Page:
Guest Opinion: San Francisco needs more housing

  • by Audrey Liu
  • Wednesday January 10, 2024
Share this Post:
Audrey Liu. Photo: Courtesy Audrey Liu
Audrey Liu. Photo: Courtesy Audrey Liu

In 2019, right after graduating from the University of Toronto, I came out to my parents as transgender. While I was still allowed home, there were unspoken rules: I could not transition, I could not be referred to by my name, and I could not be who I was. I was a prisoner in my own home, and my only escape was financial independence.

So between the transphobia, the pleas, and the shouting, I applied to every tech job I could. At every application my heart jumped — maybe this could be my ticket out of here. And at every rejection my heart fell — I was stuck again. Although I couldn't afford to be picky, San Francisco was the city I coveted. Eventually a referral from a family friend became my ticket out. I moved to the city, and now I am free.

My tech job paid for my freedom, but sadly, we have created a city where that freedom is out of reach to those unable to pay for it.

Soleil Ho's recent San Francisco Chronicle opinion piece on the Castro is largely right in questioning the neighborhood and San Francisco's status as a safe haven for vulnerable, queer youth. It is painfully obvious that we do not adequately house our most vulnerable and marginalized populations. We put them at risk of homelessness, and punish them for it.

But that begs the question why?

I will oversimplify, but it seems that there are two dominant narratives.

For the "far-left" the answer is capitalism. Landlords forcibly evict families from their homes to then rent out to techies like me that can pay more. Developers either speculate their permits or build condos for millionaires, gentrifying the neighborhood. Private equity gobbles up rental properties or existing homes to only then jack-up the rent. In capitalism's never ending chase for profit, the poor are kicked to the curb.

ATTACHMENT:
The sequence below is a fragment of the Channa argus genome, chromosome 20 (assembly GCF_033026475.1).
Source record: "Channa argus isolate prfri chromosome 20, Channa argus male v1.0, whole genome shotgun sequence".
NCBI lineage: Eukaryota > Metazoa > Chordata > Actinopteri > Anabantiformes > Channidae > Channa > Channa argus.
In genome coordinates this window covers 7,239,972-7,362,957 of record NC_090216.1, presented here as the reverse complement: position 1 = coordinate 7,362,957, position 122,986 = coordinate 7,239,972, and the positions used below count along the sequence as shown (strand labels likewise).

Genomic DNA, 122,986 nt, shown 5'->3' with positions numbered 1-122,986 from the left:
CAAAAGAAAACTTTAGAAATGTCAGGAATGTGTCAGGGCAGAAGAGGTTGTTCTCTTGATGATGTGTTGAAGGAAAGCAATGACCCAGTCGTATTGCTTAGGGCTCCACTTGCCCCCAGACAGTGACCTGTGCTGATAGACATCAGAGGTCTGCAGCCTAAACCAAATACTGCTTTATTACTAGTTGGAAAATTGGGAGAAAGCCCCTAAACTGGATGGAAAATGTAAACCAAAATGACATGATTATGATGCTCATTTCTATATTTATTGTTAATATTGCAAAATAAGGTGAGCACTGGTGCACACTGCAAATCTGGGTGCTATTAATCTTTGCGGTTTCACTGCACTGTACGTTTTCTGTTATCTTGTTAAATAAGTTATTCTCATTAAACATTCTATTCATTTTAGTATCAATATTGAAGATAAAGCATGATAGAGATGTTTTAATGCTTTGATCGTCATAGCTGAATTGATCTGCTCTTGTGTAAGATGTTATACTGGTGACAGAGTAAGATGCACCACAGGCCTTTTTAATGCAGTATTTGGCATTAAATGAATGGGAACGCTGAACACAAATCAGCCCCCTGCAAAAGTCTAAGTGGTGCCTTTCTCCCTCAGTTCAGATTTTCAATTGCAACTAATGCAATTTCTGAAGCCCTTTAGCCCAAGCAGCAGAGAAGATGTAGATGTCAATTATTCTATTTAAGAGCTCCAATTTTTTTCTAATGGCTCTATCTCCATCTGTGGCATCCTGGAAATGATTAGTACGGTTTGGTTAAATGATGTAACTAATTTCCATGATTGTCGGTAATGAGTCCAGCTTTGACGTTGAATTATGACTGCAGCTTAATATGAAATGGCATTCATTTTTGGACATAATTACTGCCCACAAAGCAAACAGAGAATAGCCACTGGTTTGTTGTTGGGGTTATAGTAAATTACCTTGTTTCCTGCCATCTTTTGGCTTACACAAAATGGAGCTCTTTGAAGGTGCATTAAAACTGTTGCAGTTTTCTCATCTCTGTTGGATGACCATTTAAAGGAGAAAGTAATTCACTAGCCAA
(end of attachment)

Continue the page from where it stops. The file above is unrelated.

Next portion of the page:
For YIMBYs (yes in my backyard) the answer is our city's obstructionist policies and NIMBYism. San Francisco has a notoriously difficult permitting process exacerbated by NIMBYs (not in my backyard), and bans on apartments and triplexes prevents any homes from being added. Consequently, very little, if anything, gets built. As more people move to the city, prices skyrocket, pushing out those who are least able to afford the rent. Simply put, there is too little supply for the demand.

As a trans woman I sometimes feel like a child in the middle of a messy divorce. I strongly believe that the lack of housing, and consequently, our city's approval process are the dominant reasons why prices are so high. San Francisco has the longest housing approval process over any other county in California. Last August, I sat through a Board of Appeals meeting with fellow YIMBY members listening to the Mid-Sunset Neighborhood Association fight an affordable housing development. The association, with dubious proof, contested experts from California's very own Department of Toxic Substance Control over its mitigation plan for PCE, a chemical carcinogen. Why is a neighborhood association debating the experts in their field? And why does a desperately needed affordable development have to go through another hearing when its permit has already been approved? I found it maddening.

At the same time, I'm also repulsed by landlords or corporations evicting marginalized tenants for the sake of profit, and I feel guilty for being part of the broader economic forces that fuel this system. The Mission is the city's poster child of tech-induced gentrification, pushing out existing residents for ones who can pay more, and consequently raising rent and home prices. Housing should be guaranteed, no matter how much you make.